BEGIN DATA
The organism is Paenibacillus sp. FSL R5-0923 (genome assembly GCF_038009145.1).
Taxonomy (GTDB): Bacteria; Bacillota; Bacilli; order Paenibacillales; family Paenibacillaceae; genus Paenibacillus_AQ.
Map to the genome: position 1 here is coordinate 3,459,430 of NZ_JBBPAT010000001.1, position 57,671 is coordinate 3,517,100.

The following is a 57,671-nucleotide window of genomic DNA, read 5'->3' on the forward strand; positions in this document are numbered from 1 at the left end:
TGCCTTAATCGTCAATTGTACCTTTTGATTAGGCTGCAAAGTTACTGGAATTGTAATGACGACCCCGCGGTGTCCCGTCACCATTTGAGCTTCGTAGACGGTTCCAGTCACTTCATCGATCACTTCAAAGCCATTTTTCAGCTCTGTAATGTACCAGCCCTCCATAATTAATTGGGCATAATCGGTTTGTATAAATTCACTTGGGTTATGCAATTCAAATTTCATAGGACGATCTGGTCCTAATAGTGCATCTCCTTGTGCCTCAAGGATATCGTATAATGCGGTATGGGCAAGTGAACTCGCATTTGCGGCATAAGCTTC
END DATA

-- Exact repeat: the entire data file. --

The organism is Paenibacillus sp. FSL R5-0923 (genome assembly GCF_038009145.1).
Taxonomy (GTDB): Bacteria; Bacillota; Bacilli; order Paenibacillales; family Paenibacillaceae; genus Paenibacillus_AQ.
Map to the genome: position 1 here is coordinate 3,459,430 of NZ_JBBPAT010000001.1, position 57,671 is coordinate 3,517,100.

The following is a 57,671-nucleotide window of genomic DNA, read 5'->3' on the forward strand; positions in this document are numbered from 1 at the left end:
TGCCTTAATCGTCAATTGTACCTTTTGATTAGGCTGCAAAGTTACTGGAATTGTAATGACGACCCCGCGGTGTCCCGTCACCATTTGAGCTTCGTAGACGGTTCCAGTCACTTCATCGATCACTTCAAAGCCATTTTTCAGCTCTGTAATGTACCAGCCCTCCATAATTAATTGGGCATAATCGGTTTGTATAAATTCACTTGGGTTATGCAATTCAAATTTCATAGGACGATCTGGTCCTAATAGTGCATCTCCTTGTGCCTCAAGGATATCGTATAATGCGGTATGGGCAAGTGAACTCGCATTTGCGGCATAAGCTTC